Bourse’s privatization first true privatization in Kuwait’s history: Ghanem
KUWAIT: The proposed amendments to the labor law in the private sector present a great danger to the Kuwaiti economy, especially small and medium companies, which will not be able to bear such costs, a leading Kuwaiti economist said yesterday. Small and medium projects that are being formed currently by pioneers are legally committed to hire Kuwaiti labor, and will be the most harmed from the increase in the cost of the labor element, “which contradicts the state’s vision and our keenness over projects,” Ali Al-Ghanem, President of the Kuwait Chamber of Commerce and Industry (KCCI), said in a speech during the 55th general assembly of KCCI.
The National Assembly’s health and labor committee had last week succumbed to pressure by the government and the business community and decided to rescind its earlier approval of increasing the annual leave for private sector employees to 35 days. The amendment had been approved by the committee about two months ago and then passed by the National Assembly in the first reading last month. The Assembly was due to pass the amendment in the second and final reading more than three weeks ago, but the government delayed the vote. The government clearly told the panel that the amendment harms the interests of Kuwaiti businessmen against a minor benefit to a small number of Kuwaitis employed in the private sector.
The overwhelming majority of employees in the private sector are foreigners, who would have been the main beneficiaries of the amendment. “Allowing more than 1.7 million non-Kuwaiti workers to get advantages and exceptional conditions with the claim of attracting Kuwaiti labor to the private sector is unjustified,” Ghanem said yesterday. “It is clear that the proposed amendment looks at the private sector through its strongest establishments such as banks and telecommunication companies, but small and medium facilities make up 90 percent of the sector, and the majority of these facilities cannot financially bear the large financial increase in calculating annual leave.”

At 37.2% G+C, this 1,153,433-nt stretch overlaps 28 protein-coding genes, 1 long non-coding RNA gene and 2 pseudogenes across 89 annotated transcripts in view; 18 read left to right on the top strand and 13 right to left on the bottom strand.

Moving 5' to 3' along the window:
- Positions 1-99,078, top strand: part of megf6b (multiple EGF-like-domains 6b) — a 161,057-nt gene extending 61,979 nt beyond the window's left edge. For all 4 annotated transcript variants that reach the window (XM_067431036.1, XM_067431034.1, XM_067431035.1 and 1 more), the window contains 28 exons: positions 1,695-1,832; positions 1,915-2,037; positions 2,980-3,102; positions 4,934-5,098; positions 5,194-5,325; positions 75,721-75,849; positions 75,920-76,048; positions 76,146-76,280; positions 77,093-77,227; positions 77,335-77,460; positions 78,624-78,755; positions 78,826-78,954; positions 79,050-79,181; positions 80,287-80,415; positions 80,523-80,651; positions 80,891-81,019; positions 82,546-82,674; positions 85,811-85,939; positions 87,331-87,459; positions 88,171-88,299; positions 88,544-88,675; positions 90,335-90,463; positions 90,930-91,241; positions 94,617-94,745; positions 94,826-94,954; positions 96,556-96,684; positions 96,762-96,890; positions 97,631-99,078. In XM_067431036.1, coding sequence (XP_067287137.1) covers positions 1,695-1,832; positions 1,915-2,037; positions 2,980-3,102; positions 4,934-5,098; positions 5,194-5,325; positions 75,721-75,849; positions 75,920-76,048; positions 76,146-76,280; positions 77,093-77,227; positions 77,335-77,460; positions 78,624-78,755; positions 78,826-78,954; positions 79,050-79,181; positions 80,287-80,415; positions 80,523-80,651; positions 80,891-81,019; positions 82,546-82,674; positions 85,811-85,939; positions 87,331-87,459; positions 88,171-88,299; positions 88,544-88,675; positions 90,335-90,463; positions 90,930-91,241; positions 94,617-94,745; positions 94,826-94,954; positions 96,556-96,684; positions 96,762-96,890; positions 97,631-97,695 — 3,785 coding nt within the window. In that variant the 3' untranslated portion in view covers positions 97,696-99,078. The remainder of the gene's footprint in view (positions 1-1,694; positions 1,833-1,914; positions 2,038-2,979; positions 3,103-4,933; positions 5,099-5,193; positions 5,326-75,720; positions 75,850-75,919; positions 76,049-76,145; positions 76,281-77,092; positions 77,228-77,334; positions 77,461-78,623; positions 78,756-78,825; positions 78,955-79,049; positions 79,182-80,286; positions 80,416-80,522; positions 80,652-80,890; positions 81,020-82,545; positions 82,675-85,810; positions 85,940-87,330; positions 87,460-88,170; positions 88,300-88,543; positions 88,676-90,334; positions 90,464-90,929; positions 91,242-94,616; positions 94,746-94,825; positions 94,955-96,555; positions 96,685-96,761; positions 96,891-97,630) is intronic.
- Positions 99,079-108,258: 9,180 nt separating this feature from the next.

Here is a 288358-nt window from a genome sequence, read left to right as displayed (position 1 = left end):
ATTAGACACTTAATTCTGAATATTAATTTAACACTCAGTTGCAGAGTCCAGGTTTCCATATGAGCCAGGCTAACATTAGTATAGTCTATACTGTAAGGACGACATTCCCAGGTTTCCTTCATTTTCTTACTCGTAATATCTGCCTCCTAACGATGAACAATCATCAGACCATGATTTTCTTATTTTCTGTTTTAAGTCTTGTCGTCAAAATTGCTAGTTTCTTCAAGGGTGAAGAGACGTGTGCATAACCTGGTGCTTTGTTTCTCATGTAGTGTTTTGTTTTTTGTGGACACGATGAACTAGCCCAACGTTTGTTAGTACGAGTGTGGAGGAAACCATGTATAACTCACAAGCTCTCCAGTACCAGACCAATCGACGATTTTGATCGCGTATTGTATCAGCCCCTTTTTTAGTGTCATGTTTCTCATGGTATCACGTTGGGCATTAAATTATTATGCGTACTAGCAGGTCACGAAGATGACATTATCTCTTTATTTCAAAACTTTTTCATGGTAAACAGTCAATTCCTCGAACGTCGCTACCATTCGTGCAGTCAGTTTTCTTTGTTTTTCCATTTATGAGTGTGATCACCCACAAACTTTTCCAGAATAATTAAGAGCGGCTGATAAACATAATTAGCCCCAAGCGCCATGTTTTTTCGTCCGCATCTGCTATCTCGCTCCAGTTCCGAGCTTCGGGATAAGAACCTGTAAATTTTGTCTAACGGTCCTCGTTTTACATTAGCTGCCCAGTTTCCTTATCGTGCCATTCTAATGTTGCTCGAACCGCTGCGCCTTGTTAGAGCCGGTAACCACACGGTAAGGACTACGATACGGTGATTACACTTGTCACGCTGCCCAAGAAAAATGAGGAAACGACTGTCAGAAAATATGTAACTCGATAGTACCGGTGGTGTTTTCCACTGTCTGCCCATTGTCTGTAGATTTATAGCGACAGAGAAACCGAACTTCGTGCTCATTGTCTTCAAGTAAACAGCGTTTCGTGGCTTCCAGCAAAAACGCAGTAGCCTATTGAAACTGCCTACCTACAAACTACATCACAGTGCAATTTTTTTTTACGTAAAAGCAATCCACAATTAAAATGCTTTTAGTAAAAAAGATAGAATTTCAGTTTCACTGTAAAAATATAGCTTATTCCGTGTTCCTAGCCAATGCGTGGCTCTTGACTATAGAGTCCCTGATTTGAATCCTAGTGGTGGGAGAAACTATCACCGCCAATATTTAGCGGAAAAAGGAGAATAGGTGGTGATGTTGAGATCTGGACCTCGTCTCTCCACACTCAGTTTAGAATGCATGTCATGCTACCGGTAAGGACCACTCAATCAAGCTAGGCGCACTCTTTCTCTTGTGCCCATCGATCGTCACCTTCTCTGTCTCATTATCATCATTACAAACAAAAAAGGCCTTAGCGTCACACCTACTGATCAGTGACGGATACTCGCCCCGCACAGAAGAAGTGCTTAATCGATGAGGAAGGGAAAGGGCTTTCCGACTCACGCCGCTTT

In the meantime, Ghanem said that the bourse’s privatization is the first true privatization in the history of Kuwait. “This success calls upon us to be optimistic,” he said, adding that Kuwait’s ports are considered the most important element in its basic economic structure. He said Kuwait’s political, social and economic history is linked to it being a free, strategically located and highly efficient port.
Ghanem said that after successfully privatizing the bourse, the project to privatize Kuwait’s ports must be a guide to a serious and new direction in attracting direct foreign investment and an effective passage to achieve the development vision which includes northern Kuwait and islands.
Director General of the Public Authority for Manpower Ahmad Al-Mousa said the Civil Service Council responded to the authority’s request to grant its employees the rewards that are decided according to the council’s decision 45/2006 starting from April 1, 2019, and the authority will pay the dues for April retroactively with May’s salary. The decision was taken to prevent any financial discrepancies in monthly salaries between the authority’s employees and those of the Manpower and Government Restructuring Program after activating the Council of Minister’s decision 875/2017 issued on July 3, 2017 to move the program to the manpower authority.
Head of the Kuwait Union of Consumer Cooperative Societies Khalid Al-Hudaiban said a joint committee between the union and social affairs ministry will carry out inspection tours of cooperatives during the month of Ramadan to monitor prices and ensure there are no artificial price increases. He said the union stands against all attempts by some companies to approve increases in prices, adding that he has designated a hotline for all consumers – citizens and expats – to call and inform about any increase in prices. He said the union is about to receive its new warehouses in Sulaibiya spread over an area of 6,000 m, which provides place to store food supplies of co-ops that do not have enough storage space.
By A Saleh